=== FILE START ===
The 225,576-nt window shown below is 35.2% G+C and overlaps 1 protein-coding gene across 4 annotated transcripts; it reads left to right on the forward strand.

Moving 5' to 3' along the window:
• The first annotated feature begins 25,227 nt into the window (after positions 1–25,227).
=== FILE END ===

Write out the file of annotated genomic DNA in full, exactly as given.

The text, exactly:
The 225,576-nt window shown below is 35.2% G+C and overlaps 1 protein-coding gene across 4 annotated transcripts; it reads left to right on the forward strand.

Moving 5' to 3' along the window:
• The first annotated feature begins 25,227 nt into the window (after positions 1–25,227).